Specialising in captive bred Arachnids from around the world since 1986




Mexican Beauty
Mexican Fire Leg
Mexican Blood Leg
(Aphonopelma bicoloratum)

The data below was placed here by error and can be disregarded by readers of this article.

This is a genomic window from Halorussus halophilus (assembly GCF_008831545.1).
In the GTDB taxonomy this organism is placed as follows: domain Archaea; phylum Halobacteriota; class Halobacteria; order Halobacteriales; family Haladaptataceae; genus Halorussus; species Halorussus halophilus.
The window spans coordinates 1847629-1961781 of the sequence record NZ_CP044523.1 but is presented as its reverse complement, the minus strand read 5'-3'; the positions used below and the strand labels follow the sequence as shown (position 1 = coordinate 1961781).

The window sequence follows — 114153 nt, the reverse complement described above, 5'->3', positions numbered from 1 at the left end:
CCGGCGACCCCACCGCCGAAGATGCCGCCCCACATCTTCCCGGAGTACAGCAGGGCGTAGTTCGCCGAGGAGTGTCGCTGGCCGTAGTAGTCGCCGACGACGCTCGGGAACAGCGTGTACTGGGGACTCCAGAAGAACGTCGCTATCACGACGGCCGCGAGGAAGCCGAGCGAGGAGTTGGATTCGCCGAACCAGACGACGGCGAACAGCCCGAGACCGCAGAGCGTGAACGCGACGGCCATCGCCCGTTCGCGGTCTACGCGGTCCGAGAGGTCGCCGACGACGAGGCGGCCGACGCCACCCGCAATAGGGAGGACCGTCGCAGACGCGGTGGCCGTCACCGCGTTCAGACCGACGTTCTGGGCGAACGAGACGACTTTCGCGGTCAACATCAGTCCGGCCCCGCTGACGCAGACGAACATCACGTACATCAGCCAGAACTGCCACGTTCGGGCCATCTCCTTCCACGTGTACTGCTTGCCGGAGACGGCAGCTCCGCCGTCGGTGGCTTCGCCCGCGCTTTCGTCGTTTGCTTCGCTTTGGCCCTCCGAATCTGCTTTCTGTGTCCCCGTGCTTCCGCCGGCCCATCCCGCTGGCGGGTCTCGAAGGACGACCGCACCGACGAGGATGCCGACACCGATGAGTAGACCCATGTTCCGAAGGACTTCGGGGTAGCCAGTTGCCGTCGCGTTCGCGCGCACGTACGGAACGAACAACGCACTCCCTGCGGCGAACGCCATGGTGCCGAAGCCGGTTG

This mid-sized, stocky terrestrial from Mexico reaches around 15 cm (6") in legspan. They occur in dry scrubland where they dig deep burrows directly into the ground. Appearance-wise, they are very often confused with the Mexican Blood Leg. They are black, with orange legs that have black feet and femurs. The abdomen is covered with faintly orange hairs and they have a lovely blonde to orange carapace. It is, essentially nearly identical to the Mexican Blood Leg, but has higher contrast and the colouration is less red. Its temperament, however, is much unlike the Blood Leg, being much more gentle and rarely flicking urticating hairs! Anyone who has been blasted a few times will appreciate the difference! They are born fairly small (about 1 cm (1/3")) and have about 400 offspring, though like many Aphonopelma species, they are difficult to breed. They are, however easy to raise! Like most Aphonopelmas, they will tackle very large prey compared to themselves and they are VERY drought-hardy. They develop their colour somewhat gradually, becoming quite attractive at around 6 cm (2 1/2"). Unfortunately, this is one of the potentially painfully SLOW growing species, and although they can mature within 3 years, 5 - 10 (sometimes more!) is more common! Fortunately, they are very easy to maintain, tolerating a wide range of conditions from very moist to very dry, but they keep their colours better if they have a slightly humid environment. Likewise, they don't seem to have any problems with temperature, but keep in mind that if you expect to keep them very cool (below 18 C (65 F), you should keep them pretty dry. I keep mine between 24 C - 28 C (75 F - 82 F), and use my own forest substrate mix, though they should do fine on most substrates. The juveniles definitely prefer a deeper container in which to burrow, whereas the adults tend to be more in the open. Longevity,(as with all species) is variable, but this species is a trooper and 30 years is probably quite reasonable, likely longer! This is definitely one of my favourite species, considering the colour, size, ease of care, and the fact that it doesn't flick, but it is quite rare in the hobby and difficult to find.

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